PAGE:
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Published January 10, 2010 | Chemistry

Projecting Whiteboard Content Online

For the past year I have been using an interactive electronic whiteboard, a Smartboard, instead of a conventional blackboard to teach my introductory Organic Chemistry class. Although surprisingly easy to use, this technology has allowed me to dramatically improve student access to the information that I am presenting.

A Smartboard looks like an ordinary whiteboard in the classroom, but this appearance, is deceptive. A data projector beams an image onto the sensitized surface, the whiteboard, which is linked to a computer. By 'writing' on the sensitized whiteboard with special electronic 'pens' a line is projected onto the surface in different colours according to the 'pen' that is used. The image is then recorded on proprietary software. There is an excellent description of this technology in Wikipedia under the heading of 'Interactive Whiteboard'.

Detail of the interface for the software.

One writes and draws as one would on an ordinary board with the advantage that one can add pages as one goes along and then save the file as a pdf which can then be transferred to LEA, a web based content management system (CMS). Students can readily access notes from each day's lecture on Lea. Wikipedia also has a description of CMS technology.

The use of the Smartboard/CMS system is designed to minimize a number of the repetitive comments and questions asked by students including:

  • I wasn't at class yesterday, what did I miss? Do you have a copy of the handout from the last class?
  • How much is the lab worth toward the final mark?
  • What are your office hours?
  • Do you have some old exams I can practice on?
  • Where are the answers to the last class exam?
  • Are there any videos or web sites on the topics you discussed in class?
  • I have lost the course outline. Do you have an extra copy?
  • Did you change my mark on the last exam as you promised?
  • What is the current total of all my grades? What do I need to get on the final exam to pass the course?
  • What is the date of the next exam?
  • What was the class average on the last exam?

The answer to each of these questions is "Please look on Lea". The CMS acts as a repository of all documentation pertinent to the course.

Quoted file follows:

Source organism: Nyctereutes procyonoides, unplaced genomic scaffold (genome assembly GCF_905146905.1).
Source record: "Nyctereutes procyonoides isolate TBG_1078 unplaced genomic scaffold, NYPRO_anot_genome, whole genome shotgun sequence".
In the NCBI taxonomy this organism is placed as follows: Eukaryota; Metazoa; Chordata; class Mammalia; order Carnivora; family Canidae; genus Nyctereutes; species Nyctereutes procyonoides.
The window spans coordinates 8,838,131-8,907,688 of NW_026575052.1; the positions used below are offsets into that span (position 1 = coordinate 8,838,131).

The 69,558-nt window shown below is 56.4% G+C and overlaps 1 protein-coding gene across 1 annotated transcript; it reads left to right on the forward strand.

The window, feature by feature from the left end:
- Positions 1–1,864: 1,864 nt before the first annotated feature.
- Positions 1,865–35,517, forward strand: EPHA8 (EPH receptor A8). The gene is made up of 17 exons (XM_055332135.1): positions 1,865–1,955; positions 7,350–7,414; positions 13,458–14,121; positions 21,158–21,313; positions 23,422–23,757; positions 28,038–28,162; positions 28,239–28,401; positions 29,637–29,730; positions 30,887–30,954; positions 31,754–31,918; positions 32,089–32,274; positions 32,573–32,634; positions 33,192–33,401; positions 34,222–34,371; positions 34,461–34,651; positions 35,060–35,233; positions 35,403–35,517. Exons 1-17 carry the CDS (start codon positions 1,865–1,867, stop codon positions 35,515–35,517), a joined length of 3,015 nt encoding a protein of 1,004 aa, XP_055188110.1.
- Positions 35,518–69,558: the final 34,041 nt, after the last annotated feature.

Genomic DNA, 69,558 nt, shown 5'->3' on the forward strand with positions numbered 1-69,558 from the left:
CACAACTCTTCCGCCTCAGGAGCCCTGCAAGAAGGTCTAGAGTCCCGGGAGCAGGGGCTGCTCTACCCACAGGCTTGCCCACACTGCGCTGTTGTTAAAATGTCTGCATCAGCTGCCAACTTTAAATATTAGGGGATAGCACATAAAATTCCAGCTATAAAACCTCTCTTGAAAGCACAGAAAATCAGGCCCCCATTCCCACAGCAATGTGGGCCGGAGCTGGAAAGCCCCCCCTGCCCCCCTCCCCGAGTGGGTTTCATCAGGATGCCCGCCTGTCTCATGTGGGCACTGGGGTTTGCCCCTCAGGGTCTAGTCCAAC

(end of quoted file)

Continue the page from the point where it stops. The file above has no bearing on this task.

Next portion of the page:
Opening screen in Lea

The opening screen in Lea shows all the different categories within the course management system such as distributed documents online, gradebook, announcements. Note that students can correspond with the instructor by e-mail through this CMS.

A sample of a page of lecture notes created on the Notebook software.

This course requires that students be able to draw molecules and the bonding involved and so the smart board facilitates the "imprinting" feature of learning.

A sample of the summary of the lectures created on the Smartboard and displayed on the CMS.

One can see how frequently each lecture has been accessed by the students. For example the lecture on August 24th was retrieved by 25 students out of a class of 44. One can also see a summary of how many times and why students are accessing the CMS.This gives a sense of how useful the students find the technology. The summary can be filtered in terms of either specific names or specific reasons (actions) that the site was accessed (i.e. for grades, for a specific document,etc.).

Summary of student's actions.

A list of web sites that are related to course material is included on the CMS. YouTube turns out to have a large number of videos related to this course. Note the on-line survey site shown under EVALUATION that can be used by students to voice their opinion on the use of the Smartboard/CMS system and thus serves as a useful feedback tool for the instructor. An on-line grade book is included that the instructor can fill in as the class progresses. Students can only see their grades as well as the well as statistics of the grade distribution.

List of videos related to the course.

List of other websites related to the course.

On-line grade book.

The use of the Smartboard/Lea combination poses the question as to whether it does facilitate learning. If some students stop taking notes because they know they will be posted on the web, how effective is this methodology? More research is required in order to understand how outcomes such as pass rates are influenced by the use of the technologies discussed. The one thing that is certain at this point is that students have used the resources that this technology provides.

Are you using Interactive Whiteboard Technology? Share your experiences with your colleagues around the province by using the Comments feature below.

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